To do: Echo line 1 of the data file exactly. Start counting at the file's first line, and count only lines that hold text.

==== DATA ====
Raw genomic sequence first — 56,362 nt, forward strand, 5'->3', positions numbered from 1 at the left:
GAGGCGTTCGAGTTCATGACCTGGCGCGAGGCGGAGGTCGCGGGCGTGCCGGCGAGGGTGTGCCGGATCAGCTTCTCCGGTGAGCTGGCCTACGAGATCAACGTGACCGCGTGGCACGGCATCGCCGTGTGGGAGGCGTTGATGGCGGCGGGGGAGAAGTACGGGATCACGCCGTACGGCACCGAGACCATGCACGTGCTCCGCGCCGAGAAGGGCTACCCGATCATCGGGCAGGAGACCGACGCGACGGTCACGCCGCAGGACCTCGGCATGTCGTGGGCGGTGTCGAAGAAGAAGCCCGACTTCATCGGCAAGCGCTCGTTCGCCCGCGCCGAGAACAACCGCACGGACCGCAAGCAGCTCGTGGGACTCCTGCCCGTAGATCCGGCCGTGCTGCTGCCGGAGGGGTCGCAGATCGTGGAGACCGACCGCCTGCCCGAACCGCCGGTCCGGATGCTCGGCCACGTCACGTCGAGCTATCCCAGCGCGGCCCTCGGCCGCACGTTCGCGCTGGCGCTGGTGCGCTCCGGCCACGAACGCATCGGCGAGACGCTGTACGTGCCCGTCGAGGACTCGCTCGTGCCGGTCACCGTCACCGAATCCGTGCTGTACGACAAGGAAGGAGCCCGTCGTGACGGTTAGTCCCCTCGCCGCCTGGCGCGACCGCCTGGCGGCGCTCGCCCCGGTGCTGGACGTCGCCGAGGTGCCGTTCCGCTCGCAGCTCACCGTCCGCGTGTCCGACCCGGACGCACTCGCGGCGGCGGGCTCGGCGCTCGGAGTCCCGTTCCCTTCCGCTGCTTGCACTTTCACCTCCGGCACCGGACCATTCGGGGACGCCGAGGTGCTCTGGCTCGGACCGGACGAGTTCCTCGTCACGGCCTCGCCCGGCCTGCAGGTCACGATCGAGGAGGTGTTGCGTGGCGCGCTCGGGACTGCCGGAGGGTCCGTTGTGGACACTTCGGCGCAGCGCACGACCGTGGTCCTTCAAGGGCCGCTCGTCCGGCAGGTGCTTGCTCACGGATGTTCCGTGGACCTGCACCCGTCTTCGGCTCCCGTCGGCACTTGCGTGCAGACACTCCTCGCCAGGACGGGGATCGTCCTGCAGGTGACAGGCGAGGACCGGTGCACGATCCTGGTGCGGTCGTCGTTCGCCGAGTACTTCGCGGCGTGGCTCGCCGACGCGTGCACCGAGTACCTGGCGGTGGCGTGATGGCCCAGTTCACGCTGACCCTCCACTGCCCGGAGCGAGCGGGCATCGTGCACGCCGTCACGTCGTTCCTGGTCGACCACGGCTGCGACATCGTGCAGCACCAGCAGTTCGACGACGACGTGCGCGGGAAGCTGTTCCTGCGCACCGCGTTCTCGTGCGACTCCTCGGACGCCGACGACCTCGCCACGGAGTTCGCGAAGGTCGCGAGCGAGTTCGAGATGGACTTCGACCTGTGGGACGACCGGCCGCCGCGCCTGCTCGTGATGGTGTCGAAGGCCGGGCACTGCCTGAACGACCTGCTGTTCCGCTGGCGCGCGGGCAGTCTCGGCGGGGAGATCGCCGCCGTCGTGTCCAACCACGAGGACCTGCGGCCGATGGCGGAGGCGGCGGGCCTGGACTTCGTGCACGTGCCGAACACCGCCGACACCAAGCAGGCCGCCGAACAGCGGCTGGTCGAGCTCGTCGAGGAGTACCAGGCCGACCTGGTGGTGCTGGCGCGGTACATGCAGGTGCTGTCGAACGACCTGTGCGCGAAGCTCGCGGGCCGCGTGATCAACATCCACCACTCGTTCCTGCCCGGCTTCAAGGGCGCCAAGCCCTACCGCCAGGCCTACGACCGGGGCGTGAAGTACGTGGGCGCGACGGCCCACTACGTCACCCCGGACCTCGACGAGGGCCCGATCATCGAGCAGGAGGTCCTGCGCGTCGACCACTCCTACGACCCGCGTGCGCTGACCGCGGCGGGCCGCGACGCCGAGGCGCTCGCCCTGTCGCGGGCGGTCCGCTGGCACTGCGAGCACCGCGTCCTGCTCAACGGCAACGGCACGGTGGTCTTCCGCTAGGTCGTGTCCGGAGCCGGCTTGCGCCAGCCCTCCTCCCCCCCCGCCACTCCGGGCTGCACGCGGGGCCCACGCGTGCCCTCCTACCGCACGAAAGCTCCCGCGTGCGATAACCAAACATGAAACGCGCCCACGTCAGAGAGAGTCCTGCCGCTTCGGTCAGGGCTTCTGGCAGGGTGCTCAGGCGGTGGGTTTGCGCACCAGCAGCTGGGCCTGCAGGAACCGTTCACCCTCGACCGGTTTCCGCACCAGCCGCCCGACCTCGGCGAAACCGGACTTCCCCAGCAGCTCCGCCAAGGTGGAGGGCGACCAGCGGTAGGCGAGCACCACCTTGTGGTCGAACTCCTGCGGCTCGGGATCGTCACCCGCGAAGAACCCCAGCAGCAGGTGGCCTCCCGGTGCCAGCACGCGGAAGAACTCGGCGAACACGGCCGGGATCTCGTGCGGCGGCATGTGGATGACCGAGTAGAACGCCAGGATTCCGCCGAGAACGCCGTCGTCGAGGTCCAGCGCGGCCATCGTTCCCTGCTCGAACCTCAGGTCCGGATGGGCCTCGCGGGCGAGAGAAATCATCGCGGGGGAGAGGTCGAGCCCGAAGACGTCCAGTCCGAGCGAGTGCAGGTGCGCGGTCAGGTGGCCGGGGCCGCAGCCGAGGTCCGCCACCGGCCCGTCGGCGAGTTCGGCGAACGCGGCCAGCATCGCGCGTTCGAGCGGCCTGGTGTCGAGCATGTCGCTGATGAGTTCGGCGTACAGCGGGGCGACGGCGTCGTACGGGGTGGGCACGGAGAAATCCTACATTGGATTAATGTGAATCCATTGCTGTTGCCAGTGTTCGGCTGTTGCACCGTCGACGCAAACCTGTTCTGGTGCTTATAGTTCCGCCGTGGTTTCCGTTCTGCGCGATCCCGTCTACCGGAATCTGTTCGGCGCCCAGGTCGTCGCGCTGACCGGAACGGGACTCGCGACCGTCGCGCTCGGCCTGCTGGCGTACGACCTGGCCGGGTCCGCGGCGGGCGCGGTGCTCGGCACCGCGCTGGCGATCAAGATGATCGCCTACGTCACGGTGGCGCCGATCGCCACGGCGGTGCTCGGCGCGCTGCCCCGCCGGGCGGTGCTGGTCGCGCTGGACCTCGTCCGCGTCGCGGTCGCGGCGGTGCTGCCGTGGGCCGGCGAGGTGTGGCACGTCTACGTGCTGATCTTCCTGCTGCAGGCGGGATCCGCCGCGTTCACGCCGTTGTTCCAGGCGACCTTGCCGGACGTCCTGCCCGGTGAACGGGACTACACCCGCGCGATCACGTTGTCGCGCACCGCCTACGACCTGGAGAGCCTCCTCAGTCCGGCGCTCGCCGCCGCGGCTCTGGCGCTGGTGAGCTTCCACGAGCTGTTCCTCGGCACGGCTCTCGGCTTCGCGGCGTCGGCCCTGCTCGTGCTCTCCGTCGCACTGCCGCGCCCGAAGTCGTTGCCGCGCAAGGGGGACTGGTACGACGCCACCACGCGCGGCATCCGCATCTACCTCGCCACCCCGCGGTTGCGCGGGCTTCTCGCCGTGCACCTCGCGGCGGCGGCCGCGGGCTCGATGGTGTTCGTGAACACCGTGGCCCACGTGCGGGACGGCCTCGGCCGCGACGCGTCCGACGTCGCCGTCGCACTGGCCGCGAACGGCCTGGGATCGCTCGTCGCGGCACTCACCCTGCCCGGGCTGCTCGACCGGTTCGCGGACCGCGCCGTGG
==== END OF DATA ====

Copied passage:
Raw genomic sequence first — 56,362 nt, forward strand, 5'->3', positions numbered from 1 at the left: